Disney’s Lance Summers Looks Back on ‘Frozen’

Dozens of animated projects come out each year, but Disney’s Frozen is more than just a movie. This 2013 release is one of those rare instances where a film goes beyond a piece of entertainment and takes hold of the pop culture mainstream – spawning a hit soundtrack, merchandise, fan videos, and more.

Frozen’s overwhelming reception has made it the highest-grossing animated film of all time, with critics comparing it to some of the studio’s best work. But what sets it apart from its contemporaries? What were the elements that helped Frozen catch hold of the public’s imagination on this scale?

Those are questions that Computer Animation graduate Lance Summers recently weighed in on. Lance was a look development artist on the movie, and has been with Disney Animation Studios since 2009. In that time he has been credited on other hits like Tangled, The Lion King 3D, and Wreck-It Ralph, but despite their success, the Frozen phenomenon is unlike any other in his professional career.

“It has been surreal to say the least, especially when we all first saw what was happening to it,” he says. “There was this energy when Frozen was released, then we started winning awards, and fans keep responding to it now. To be out and see people enjoying it is great. I really can’t get away from it these days, which is a good feeling.”

Being a look development artist gave Lance the opportunity to work closely with the film’s colors and textures, helping to realize the director’s vision and maintain the consistency of its visual style. Working on environments like the ice palace, he understood the scope and quality of what they were working towards, but admits that he couldn’t have predicted the deep connection that audiences would feel for the material.

“We never imagined all of this would come because we were just so busy and focused,” he says. “Towards the end of production we saw it all come together and knew it had a good story, emotion, music, and you really felt for the characters – but we still didn’t see all of this happening, I don’t know how you could have. It’s a once in a lifetime thing, the box office, the soundtrack, having videos of the songs being lip-synched on the Internet. I’m very proud to have been a part of it.”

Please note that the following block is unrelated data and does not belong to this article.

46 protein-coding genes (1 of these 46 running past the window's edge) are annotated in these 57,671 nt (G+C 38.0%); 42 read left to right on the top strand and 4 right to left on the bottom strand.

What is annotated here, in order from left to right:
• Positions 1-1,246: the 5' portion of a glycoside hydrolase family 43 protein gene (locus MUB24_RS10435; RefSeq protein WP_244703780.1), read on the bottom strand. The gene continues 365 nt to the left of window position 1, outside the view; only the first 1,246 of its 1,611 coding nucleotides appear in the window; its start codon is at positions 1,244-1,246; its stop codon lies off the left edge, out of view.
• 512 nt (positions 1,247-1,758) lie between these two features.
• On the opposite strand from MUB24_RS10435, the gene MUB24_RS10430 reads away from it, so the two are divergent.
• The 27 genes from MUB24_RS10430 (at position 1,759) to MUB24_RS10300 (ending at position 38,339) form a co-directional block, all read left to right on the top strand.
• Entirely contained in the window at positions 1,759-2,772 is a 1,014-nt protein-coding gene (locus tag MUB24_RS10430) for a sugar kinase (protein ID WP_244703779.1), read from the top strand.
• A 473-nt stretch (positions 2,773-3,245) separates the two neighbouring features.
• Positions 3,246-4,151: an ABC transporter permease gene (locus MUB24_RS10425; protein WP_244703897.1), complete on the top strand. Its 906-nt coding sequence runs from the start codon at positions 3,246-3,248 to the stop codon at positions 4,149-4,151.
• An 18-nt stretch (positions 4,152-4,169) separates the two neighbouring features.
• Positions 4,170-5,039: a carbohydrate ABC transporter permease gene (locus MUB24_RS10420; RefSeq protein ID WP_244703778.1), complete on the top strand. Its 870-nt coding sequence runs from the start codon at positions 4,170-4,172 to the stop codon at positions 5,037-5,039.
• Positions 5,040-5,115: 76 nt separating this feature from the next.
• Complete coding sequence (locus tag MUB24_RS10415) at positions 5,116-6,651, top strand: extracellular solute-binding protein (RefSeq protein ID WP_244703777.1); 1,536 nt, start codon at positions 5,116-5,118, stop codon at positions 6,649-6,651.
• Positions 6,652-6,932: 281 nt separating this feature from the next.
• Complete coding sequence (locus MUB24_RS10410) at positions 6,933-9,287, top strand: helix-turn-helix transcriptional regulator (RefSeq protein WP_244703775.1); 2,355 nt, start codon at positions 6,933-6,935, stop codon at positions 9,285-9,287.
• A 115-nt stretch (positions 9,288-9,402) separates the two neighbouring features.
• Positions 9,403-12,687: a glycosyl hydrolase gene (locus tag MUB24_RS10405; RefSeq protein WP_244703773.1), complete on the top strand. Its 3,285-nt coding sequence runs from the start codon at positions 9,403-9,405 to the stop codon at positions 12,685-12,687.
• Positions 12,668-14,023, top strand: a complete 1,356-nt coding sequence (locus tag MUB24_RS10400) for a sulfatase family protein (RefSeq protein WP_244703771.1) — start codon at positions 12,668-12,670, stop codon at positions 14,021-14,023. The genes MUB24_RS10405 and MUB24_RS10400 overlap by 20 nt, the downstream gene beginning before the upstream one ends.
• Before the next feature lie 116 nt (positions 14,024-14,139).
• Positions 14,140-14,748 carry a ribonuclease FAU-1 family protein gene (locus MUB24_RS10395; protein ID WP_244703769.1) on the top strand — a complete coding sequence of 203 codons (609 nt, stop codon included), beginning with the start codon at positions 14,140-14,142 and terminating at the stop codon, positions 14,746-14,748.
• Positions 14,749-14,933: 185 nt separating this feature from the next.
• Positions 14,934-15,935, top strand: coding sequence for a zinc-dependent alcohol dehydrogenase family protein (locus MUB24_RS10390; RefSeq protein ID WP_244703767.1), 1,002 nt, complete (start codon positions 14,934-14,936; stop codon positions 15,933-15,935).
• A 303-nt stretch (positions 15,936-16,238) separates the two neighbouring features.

Frozen has been likened to projects developed during Disney’s film renaissance of the late 80s and early 90s, which saw a string of classics like The Little Mermaid, Beauty and the Beast, and Aladdin have a similar effect on the public consciousness. Speaking about the current studio culture, Lance feels that the talent of their current staff – from artists to managers – is an important part of the Disney magic that infused its way into the feel of Frozen and will carry into their next project, 2016’s Utopia.

“I think it has a lot to do with everyone who’s here,” he says. “You get a group of amazing people who are all doing their best work, and then there’s the great leadership we have here. All the good things that come with that leadership flow down to each individual artist, I think that’s what makes it hearken back to those days.”

“When you start working here, you’re in awe of the history and all the films from the past, and then you start to realize how great it is in the moment, and that we’re continuing to make groundbreaking films like Frozen. It all comes down to the people and the energy that’s in the building.”

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